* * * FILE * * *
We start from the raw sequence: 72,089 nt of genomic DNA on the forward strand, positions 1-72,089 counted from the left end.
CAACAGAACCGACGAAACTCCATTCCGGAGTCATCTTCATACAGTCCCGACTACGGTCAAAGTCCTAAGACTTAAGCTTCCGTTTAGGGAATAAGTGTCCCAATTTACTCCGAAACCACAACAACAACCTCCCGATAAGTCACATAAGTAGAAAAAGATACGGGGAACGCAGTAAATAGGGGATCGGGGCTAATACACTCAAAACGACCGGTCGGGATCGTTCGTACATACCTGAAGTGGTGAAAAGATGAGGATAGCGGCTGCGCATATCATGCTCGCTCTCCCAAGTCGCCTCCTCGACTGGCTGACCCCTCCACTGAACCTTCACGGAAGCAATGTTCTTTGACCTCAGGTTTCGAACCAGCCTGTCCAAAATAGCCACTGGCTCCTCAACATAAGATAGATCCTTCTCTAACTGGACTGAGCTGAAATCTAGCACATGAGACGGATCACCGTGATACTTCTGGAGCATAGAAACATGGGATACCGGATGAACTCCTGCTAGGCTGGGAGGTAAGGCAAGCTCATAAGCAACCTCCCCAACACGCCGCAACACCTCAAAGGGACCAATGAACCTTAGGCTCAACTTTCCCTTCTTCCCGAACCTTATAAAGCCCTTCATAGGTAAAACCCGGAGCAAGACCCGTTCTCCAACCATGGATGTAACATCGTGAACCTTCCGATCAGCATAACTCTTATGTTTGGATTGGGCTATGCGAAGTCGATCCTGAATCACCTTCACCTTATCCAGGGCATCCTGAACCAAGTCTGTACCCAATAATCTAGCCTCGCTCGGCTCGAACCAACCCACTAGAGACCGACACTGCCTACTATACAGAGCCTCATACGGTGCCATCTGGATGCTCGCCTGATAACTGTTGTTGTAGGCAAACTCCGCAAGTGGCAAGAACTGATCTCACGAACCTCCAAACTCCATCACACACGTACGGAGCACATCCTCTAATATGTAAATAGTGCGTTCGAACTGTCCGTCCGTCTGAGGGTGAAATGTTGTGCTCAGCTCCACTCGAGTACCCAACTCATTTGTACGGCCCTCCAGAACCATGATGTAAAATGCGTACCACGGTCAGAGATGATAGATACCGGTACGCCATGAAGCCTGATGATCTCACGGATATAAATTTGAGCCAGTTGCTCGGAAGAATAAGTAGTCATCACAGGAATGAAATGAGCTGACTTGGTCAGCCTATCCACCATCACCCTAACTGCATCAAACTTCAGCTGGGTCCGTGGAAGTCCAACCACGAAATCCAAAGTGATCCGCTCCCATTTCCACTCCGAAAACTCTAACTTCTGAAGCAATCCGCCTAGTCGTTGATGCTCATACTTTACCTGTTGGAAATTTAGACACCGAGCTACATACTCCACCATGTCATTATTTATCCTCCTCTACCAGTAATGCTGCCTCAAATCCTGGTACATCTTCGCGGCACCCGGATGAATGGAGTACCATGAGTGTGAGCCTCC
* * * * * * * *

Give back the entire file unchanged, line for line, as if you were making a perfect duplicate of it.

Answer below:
We start from the raw sequence: 72,089 nt of genomic DNA on the forward strand, positions 1-72,089 counted from the left end.
CAACAGAACCGACGAAACTCCATTCCGGAGTCATCTTCATACAGTCCCGACTACGGTCAAAGTCCTAAGACTTAAGCTTCCGTTTAGGGAATAAGTGTCCCAATTTACTCCGAAACCACAACAACAACCTCCCGATAAGTCACATAAGTAGAAAAAGATACGGGGAACGCAGTAAATAGGGGATCGGGGCTAATACACTCAAAACGACCGGTCGGGATCGTTCGTACATACCTGAAGTGGTGAAAAGATGAGGATAGCGGCTGCGCATATCATGCTCGCTCTCCCAAGTCGCCTCCTCGACTGGCTGACCCCTCCACTGAACCTTCACGGAAGCAATGTTCTTTGACCTCAGGTTTCGAACCAGCCTGTCCAAAATAGCCACTGGCTCCTCAACATAAGATAGATCCTTCTCTAACTGGACTGAGCTGAAATCTAGCACATGAGACGGATCACCGTGATACTTCTGGAGCATAGAAACATGGGATACCGGATGAACTCCTGCTAGGCTGGGAGGTAAGGCAAGCTCATAAGCAACCTCCCCAACACGCCGCAACACCTCAAAGGGACCAATGAACCTTAGGCTCAACTTTCCCTTCTTCCCGAACCTTATAAAGCCCTTCATAGGTAAAACCCGGAGCAAGACCCGTTCTCCAACCATGGATGTAACATCGTGAACCTTCCGATCAGCATAACTCTTATGTTTGGATTGGGCTATGCGAAGTCGATCCTGAATCACCTTCACCTTATCCAGGGCATCCTGAACCAAGTCTGTACCCAATAATCTAGCCTCGCTCGGCTCGAACCAACCCACTAGAGACCGACACTGCCTACTATACAGAGCCTCATACGGTGCCATCTGGATGCTCGCCTGATAACTGTTGTTGTAGGCAAACTCCGCAAGTGGCAAGAACTGATCTCACGAACCTCCAAACTCCATCACACACGTACGGAGCACATCCTCTAATATGTAAATAGTGCGTTCGAACTGTCCGTCCGTCTGAGGGTGAAATGTTGTGCTCAGCTCCACTCGAGTACCCAACTCATTTGTACGGCCCTCCAGAACCATGATGTAAAATGCGTACCACGGTCAGAGATGATAGATACCGGTACGCCATGAAGCCTGATGATCTCACGGATATAAATTTGAGCCAGTTGCTCGGAAGAATAAGTAGTCATCACAGGAATGAAATGAGCTGACTTGGTCAGCCTATCCACCATCACCCTAACTGCATCAAACTTCAGCTGGGTCCGTGGAAGTCCAACCACGAAATCCAAAGTGATCCGCTCCCATTTCCACTCCGAAAACTCTAACTTCTGAAGCAATCCGCCTAGTCGTTGATGCTCATACTTTACCTGTTGGAAATTTAGACACCGAGCTACATACTCCACCATGTCATTATTTATCCTCCTCTACCAGTAATGCTGCCTCAAATCCTGGTACATCTTCGCGGCACCCGGATGAATGGAGTACCATGAGTGTGAGCCTCC